Enişte: Turkey – if they come in the morning

Gezi Park protestor
Gezi Park protestor

This is the first in a multi-part series on the political situation in Turkey. It is accompanied by the personal testimony of an activist who has requested anonymity.

We spent longer at the airport immigration desk than usual; my partner was more nervous than usual. That’s how it started. The regular trips to see family or friends, or for work, in Istanbul. Staying with a good friend, a long-standing human rights activist and feminist who was at the heart of the Gezi park protests and lost friends in the attack on the HDP rally in Suruc in 2015 – which, thankfully, flu kept her from attending.

“Just be aware you guys, I get up at 5am now, we all do, because they are known for their dawn raids – I need to be ready”: a matter-of-fact comment, tossed out after eating some tantuni and drinking some very bad duty-free Irish whiskey.

From the balcony of this apartment, baskets of food, water and lemons were lowered down to Gezi Park protestors escaping the tear gas, a few short years ago in the summer of 2013. That was a period of both repression and hope, when efforts to defend against the development of a small Istanbul park became the epicentre of a national resistance to the sell-offs of public space, which were being imposed across Turkey with ever more despotic disregard for the wishes and wellbeing of the public.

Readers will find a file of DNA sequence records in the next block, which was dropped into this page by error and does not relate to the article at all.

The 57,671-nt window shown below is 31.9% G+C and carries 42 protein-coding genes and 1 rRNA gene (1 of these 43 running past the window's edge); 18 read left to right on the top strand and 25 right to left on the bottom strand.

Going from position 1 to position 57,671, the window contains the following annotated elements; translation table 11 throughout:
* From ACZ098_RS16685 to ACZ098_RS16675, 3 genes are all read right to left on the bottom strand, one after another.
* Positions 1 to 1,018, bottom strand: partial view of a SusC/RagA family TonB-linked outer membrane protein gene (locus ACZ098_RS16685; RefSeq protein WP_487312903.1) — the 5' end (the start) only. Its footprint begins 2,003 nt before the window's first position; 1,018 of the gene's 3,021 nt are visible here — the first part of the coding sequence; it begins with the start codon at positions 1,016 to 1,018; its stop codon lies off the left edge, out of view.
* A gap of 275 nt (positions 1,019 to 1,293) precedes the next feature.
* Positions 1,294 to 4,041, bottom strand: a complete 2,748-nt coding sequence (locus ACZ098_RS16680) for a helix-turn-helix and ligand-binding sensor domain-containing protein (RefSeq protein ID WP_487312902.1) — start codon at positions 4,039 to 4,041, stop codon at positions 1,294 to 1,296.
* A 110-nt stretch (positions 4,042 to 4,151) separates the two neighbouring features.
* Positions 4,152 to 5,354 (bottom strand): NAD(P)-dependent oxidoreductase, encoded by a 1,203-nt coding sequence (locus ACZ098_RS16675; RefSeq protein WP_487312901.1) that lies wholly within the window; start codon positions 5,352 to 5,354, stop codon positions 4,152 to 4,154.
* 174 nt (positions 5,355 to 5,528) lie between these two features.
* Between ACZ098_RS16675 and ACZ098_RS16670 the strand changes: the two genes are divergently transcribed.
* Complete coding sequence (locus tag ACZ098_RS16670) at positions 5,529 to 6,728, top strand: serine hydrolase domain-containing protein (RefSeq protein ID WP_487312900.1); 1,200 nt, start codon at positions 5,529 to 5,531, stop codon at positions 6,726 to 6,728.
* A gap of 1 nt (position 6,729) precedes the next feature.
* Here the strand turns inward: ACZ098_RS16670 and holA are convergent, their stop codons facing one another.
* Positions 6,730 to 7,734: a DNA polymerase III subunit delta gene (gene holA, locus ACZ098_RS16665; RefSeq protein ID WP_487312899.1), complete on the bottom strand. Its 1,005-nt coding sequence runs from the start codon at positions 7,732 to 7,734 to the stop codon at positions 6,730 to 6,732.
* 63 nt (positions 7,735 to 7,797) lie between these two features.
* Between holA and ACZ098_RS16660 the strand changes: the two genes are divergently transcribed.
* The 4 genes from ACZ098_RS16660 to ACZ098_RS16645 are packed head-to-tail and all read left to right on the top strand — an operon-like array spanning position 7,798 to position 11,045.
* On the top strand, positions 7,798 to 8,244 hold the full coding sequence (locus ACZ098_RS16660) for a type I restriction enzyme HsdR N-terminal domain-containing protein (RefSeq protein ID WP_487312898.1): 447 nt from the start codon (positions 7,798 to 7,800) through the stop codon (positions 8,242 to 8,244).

Then, though – despite the relentless violence meted out by the riot police and the clouds of teargas that routinely hung over the city – there was a kind of gritty defiance and a species of hope in the city. Much of that hope has now given away to fear, sorrow and frustration. Not that it will never return – but before the dawn, there is most certainly a great darkness in Turkey.

Around the corner from this apartment, a short walk away, is the new Besiktas football stadium, where 38 people were killed and 166 injured in a bomb attack by TAK, a breakaway from the PKK, on December 11th 2016. You can walk in perhaps 20 minutes up to Istiklal, the delightfully pedestrianized main shopping street in Istanbul – a good place to buy shirts or walk to Taksim Square. It is also the site of the weekly gatherings of the mothers of the disappeared. A bomb attack on Istiklal in March killed five and injured 33.

On the evening of January 1st 2017, we returned from Buyukada Island – to which Trotsky was once exiled: his residence is still there, rotting and collapsing behind a high wall – to this apartment. 39 people had been shot dead at the Reina nightclub at 1.15am that morning, 75 minutes into the new year. Reina is a glitzy high-end club located just by the base of the Bosphorus Bridge in central Istanbul. Many of its attendees that night were killed or injured by an attacker or attackers in an incident claimed by Daesh. Subsequently Abdulkadir Masharipov a Kyrgystan national was presented to the world as the alleged perpetrator, his face bruised and swollen, one eye puffy and half closed, his shirt splattered with blood.

On July 15th the same friend had stood next to the balcony of the same apartment, holding the windows to keep them from shaking as four F16 fighter jets flew low over the Bosphorus at supersonic speeds again and again, blasting sonic booms across the city that smashed the windows in apartment buildings as the coup attempt got under way, and the tanks rolled out to block the main bridges between the east and west of Istanbul.

Across Turkey 284 people officially died in the coup attempt; unofficially, others put the numbers at well over 300; thousands were injured. A new one-lira coin has now been issued to commemorate the ‘Martyrs of July 15th’, and Istanbul’s Bosphorus Bridge has now been renamed ‘The Bridge of Martyrs’.